NEW YORK (WABC) -- Homeowners across the Tri-state area are creating safe rooms or panic rooms to feel secure.
"The heavy duty door and the special lock," said Alan Wilzig, the homeowner.
Wilzig bought this townhouse in TriBeCa around the same time the movie "Panic Room" came out.
Wilzig said that he had good reason to install one. He has a lot of valuable things and the neighborhood was different 14 years ago.
"It's mostly empty warehouses that haven't been gentrified quite yet," Wilzig said.
But seems Wilzig's fascination with multiple dead bolts and bullet resistant glass is something that's become more and more of a thing lately.
"People think that police is not enough, the doorman's not enough, this is just an extra level of protection for them," said Victoria Shtainer, a real estate broker.
Tom Gaffney built check-cashing businesses for years and now he installs safe rooms of all kinds.
"This when you open the closet, you have a panic room behind the closet. This is a gun port for return fire," Gaffney said.
It may seem like a creepy scene from a movie, but not to Gaffney's well-heeled clients.
"Is there an up-tick right now?" Eyewitness News Reporter Stacey Sager asked.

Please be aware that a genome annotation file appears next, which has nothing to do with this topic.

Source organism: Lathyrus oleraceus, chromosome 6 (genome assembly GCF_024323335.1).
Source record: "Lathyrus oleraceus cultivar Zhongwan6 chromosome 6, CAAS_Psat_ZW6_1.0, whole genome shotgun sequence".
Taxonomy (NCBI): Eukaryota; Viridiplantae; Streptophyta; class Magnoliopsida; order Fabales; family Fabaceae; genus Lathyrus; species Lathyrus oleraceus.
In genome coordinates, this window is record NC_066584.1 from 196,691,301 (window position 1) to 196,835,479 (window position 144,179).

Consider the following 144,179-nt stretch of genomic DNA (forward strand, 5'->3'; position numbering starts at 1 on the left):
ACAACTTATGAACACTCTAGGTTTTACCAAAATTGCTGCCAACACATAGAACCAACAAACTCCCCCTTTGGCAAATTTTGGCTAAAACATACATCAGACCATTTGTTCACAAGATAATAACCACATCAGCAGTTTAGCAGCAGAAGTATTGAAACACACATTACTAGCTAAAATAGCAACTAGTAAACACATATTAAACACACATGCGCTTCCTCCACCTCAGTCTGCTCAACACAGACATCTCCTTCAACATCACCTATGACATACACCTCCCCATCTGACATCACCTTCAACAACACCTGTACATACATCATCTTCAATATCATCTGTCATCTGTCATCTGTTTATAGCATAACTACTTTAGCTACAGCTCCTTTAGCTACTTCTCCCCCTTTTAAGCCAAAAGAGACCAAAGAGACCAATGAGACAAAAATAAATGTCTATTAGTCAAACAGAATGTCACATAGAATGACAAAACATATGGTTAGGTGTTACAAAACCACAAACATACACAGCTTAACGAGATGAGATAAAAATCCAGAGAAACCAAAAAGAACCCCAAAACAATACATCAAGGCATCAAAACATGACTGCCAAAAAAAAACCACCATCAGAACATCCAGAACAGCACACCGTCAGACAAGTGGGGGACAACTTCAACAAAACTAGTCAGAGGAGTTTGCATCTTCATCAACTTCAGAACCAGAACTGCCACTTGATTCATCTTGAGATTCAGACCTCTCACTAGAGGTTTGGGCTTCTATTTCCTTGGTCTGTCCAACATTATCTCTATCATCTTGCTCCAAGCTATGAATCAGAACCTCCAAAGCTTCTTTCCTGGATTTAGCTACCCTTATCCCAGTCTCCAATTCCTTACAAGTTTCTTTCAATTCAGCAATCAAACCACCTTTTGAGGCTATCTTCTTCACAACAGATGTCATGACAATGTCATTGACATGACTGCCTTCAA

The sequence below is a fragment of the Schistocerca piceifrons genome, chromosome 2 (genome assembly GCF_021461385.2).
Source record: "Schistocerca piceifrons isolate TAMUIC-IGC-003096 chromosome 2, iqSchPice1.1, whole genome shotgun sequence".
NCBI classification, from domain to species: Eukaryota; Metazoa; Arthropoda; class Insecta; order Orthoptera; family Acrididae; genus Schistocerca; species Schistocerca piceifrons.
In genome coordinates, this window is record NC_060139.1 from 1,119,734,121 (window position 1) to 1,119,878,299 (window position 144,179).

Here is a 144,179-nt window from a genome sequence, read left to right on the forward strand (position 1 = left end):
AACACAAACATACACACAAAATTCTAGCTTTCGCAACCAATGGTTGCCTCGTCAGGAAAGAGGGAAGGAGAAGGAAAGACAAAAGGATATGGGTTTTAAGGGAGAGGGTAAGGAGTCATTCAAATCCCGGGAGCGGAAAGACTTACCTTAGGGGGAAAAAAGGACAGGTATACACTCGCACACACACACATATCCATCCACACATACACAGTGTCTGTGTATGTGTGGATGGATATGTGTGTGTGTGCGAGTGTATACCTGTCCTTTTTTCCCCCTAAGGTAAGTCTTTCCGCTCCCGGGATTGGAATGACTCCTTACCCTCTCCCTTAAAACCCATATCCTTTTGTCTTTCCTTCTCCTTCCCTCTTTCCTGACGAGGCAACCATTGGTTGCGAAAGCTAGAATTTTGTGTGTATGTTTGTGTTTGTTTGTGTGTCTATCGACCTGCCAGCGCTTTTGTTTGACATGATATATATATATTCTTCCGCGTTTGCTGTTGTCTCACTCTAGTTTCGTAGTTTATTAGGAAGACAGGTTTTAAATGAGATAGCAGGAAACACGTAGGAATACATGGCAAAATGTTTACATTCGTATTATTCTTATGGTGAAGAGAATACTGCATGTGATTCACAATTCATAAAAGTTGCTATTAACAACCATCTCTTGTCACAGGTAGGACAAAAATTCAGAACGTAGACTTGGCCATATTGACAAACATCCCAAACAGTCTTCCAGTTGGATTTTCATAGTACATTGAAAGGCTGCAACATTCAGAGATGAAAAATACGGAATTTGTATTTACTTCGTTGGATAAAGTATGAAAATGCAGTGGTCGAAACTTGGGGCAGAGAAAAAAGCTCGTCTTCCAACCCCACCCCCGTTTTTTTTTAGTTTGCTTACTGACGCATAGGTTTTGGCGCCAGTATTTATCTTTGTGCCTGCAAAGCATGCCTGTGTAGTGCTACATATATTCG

"There is, there is, I'd say we're up 30% from this time last year," said Gaffney, of Gaffco Ballistics.
Customers are now asking for all kinds of upgrades, including rooms built to withstand dirty-bombs.
"I think the ISIS threat has become very real. I think Paris and San Bernardino are catalysts for a lot of people that said, 'Well, it's not just in the Middle East anymore,'" Gaffney said.
There's another new feature. You can call it the GoPro of all peepholes. Instead of looking straight out at the person behind the door, you can see about 178 degrees.
The bottom line: for some seeing is believing you are secure. The new safe room trend is part security, but perhaps also part status symbol as well.
Inside look at safe rooms or panic rooms and how they can keep you secure